No surprise here to anyone who's ever worked for a startup—making software products secure isn't high on anyone's list. That's not what brings in customers, and hence additional funding. Until someone gets hurt, that is. Jenna Wortham and Nicole Perlroth, 2 March 2014 When Start-Ups Don't Lock the Doors http://www.nytimes.com/2014/03/03/technology/when-start-ups-dont-lock-the-doors.html?nl=todaysheadlines&emcŪit_th_20140303
Apple Rolls Out CarPlay Giving Drivers a Smarter, Safer & More Fun Way to Use iPhone in the Car CarPlay Premieres with Leading Auto Manufacturers at the Geneva International Motor Show GENEVA--March 3, 2014--Apple today announced that leading auto manufacturers are rolling out CarPlay, the smarter, safer and more fun way to use iPhone in the car. CarPlay gives iPhone users an incredibly intuitive way to make calls, use Maps, listen to music and access messages with just a word or a touch. Users can easily control CarPlay from the car's native interface or just push-and-hold the voice control button on the steering wheel to activate Siri without distraction. Vehicles from Ferrari, Mercedes-Benz and Volvo will premiere CarPlay to their drivers this week, while additional auto manufacturers bringing CarPlay to their drivers down the road include BMW Group, Ford, General Motors, Honda, Hyundai Motor Company, Jaguar Land Rover, Kia Motors, Mitsubishi Motors, Nissan Motor Company, PSA Peugeot CitroŽn, Subaru, Suzuki and Toyota Motor Corp. http://www.apple.com/pr/library/2014/03/03Apple-Rolls-Out-CarPlay-Giving-Drivers-a-Smarter-Safer-More-Fun-Way-to-Use-iPhone-in-the-Car.html
Karl Bode, 3 Mar 2014 The single coffee cup craze has been rolling now for several years in both the United States and Canada, with Keurig, Tassimo, and Nespresso all battling it out to lock down the market. In order to protect their dominant market share, Keurig makers Green Mountain Coffee Roasters has been on a bit of an aggressive tear of late. As with computer printers, getting the device in the home is simply a gateway to where the real money is: refills. But Keurig has faced the `problem' in recent years of third-party pod refills that often retail for 5-25% less than what Keurig charges. As people look to cut costs, there has also been a growing market for reusable pods that generally run anywhere from five to fifteen dollars. Keurig's solution to this problem? In a lawsuit (pdf) filed against Keurig by TreeHouse Foods, they claim Keurig has been busy striking exclusionary agreements with suppliers and distributors to lock competing products out of the market. What's more, TreeHouse points out that Keurig is now developing a new version of their coffee maker that will incorporate the java-bean equivalent of DRM—so that only Keurig's own coffee pods can be used in it: ... http://www.techdirt.com/articles/20140227/06521826371/keurig-will-use-drm-new-coffee-maker-to-lock-out-refill-market.shtml https://s3.amazonaws.com/s3.documentcloud.org/documents/1031250/treehouse-v-greenmountain.pdf http://www.canadianbusiness.com/companies-and-industries/keurig-2-single-serve-coffee-pod-drm/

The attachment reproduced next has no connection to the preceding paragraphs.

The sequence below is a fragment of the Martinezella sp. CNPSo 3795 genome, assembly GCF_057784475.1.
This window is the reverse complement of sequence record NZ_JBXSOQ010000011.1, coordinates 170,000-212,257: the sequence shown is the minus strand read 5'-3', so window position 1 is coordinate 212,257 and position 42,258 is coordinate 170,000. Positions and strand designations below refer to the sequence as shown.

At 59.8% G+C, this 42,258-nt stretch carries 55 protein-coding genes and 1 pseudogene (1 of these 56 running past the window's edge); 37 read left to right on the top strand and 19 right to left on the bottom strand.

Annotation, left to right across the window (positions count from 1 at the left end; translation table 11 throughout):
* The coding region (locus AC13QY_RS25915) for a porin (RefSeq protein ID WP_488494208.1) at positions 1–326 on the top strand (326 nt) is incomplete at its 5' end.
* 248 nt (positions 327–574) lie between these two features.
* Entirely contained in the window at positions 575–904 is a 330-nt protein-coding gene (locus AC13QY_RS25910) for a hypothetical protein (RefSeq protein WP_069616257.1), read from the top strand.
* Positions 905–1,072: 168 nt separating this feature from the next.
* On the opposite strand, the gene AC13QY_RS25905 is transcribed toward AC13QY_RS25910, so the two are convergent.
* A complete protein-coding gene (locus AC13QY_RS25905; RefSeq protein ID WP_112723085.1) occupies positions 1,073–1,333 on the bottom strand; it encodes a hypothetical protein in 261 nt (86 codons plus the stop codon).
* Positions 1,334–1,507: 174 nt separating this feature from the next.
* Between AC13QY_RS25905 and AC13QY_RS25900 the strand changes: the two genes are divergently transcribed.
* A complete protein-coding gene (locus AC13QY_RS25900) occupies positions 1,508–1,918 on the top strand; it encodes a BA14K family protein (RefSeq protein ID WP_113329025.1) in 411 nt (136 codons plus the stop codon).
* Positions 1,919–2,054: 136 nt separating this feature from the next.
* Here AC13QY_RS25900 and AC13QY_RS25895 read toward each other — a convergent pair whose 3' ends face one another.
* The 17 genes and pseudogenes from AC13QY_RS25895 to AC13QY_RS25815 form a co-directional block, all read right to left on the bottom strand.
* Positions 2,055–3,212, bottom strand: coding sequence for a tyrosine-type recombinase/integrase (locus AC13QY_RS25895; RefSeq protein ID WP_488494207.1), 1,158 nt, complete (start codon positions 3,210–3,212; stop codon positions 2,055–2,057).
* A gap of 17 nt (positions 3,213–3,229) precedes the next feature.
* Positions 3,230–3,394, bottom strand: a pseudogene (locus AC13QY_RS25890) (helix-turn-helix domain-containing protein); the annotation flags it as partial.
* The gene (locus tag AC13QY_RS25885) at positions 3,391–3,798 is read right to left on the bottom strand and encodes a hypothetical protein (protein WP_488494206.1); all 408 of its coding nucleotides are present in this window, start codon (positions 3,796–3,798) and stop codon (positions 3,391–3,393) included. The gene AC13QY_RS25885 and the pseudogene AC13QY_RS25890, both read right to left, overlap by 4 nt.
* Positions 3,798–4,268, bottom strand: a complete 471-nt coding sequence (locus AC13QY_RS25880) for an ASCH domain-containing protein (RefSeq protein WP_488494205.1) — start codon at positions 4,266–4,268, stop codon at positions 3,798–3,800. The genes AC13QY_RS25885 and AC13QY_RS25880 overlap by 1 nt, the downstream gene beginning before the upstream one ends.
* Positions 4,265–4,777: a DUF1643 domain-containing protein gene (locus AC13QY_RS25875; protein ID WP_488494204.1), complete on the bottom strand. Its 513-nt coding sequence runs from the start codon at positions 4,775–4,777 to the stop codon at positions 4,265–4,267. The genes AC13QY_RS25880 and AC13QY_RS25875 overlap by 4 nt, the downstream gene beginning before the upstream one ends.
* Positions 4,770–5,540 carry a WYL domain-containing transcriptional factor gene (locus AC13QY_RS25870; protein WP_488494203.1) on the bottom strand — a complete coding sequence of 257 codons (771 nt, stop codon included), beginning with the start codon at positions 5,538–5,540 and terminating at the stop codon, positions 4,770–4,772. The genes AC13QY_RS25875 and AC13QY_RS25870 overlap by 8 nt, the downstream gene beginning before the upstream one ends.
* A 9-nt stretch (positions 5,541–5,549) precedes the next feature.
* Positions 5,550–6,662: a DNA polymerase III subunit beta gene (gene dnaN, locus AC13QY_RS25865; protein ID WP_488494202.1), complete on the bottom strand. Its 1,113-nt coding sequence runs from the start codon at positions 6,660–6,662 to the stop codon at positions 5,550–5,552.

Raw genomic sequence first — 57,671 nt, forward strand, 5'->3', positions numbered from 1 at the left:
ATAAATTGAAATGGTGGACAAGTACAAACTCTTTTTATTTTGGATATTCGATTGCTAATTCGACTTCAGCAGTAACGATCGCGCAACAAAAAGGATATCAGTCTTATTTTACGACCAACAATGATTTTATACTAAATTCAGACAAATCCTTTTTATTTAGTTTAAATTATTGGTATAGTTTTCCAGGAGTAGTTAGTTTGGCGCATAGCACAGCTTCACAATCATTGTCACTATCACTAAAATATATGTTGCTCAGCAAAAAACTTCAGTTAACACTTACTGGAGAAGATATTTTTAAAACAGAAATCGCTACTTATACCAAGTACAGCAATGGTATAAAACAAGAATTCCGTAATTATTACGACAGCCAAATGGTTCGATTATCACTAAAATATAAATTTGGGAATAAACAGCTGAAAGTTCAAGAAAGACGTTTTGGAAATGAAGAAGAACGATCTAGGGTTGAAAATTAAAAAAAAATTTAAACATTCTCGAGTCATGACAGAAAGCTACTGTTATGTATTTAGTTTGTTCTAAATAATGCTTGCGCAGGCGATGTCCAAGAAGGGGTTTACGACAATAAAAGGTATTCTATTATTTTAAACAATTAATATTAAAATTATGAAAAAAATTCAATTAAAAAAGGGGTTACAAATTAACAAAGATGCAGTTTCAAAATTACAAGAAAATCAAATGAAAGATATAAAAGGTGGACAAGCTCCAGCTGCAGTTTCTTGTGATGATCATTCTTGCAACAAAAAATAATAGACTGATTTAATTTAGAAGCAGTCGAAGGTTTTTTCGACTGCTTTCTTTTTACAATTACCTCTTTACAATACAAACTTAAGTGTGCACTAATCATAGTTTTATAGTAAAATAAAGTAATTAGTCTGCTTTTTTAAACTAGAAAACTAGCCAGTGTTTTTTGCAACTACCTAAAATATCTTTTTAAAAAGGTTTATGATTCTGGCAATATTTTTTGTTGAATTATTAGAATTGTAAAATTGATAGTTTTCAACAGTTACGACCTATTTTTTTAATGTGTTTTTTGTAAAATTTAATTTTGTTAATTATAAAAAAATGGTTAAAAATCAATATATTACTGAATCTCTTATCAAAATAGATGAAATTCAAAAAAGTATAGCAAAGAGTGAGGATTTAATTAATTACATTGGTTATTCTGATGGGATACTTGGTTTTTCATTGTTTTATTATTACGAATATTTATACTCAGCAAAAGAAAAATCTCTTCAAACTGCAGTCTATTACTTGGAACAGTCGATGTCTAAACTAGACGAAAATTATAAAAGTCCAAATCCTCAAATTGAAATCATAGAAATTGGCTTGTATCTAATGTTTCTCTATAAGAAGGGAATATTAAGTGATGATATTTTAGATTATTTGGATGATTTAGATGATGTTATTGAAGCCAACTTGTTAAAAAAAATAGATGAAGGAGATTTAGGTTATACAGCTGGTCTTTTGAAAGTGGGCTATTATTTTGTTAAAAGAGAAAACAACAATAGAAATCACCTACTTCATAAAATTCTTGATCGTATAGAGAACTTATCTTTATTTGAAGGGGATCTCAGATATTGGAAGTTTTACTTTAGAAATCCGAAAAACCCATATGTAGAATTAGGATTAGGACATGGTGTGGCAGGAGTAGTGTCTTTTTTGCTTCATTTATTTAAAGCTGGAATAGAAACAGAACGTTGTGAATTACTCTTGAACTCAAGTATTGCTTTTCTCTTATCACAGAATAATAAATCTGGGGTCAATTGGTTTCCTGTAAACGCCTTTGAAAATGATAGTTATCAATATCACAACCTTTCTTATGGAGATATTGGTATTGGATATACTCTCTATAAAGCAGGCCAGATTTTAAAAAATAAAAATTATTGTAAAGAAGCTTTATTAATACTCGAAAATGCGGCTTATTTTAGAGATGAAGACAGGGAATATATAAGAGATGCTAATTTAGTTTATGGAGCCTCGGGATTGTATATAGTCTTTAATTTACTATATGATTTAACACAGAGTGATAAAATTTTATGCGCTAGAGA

Robert X. Cringely, Infoworld, 28 Feb 2014 The umpteenth violation of our Internet privacy proves once again the dearth of common sense among us Web users http://www.infoworld.com/t/cringely/yahoo-breach-exposes-naked-truth-about-online-security-237460 opening text: The hits just keep on coming. Yesterday's news that Brit spy mongers recorded the video chats of 1.8 million Yahoo users over six months left me numb, as if I had inhaled a frosty Slurpee full of Novocain. Yahoo claims no knowledge of the theft—yeah, I said it, because that's what it is -- but that declaration is worthy of more than a little skepticism.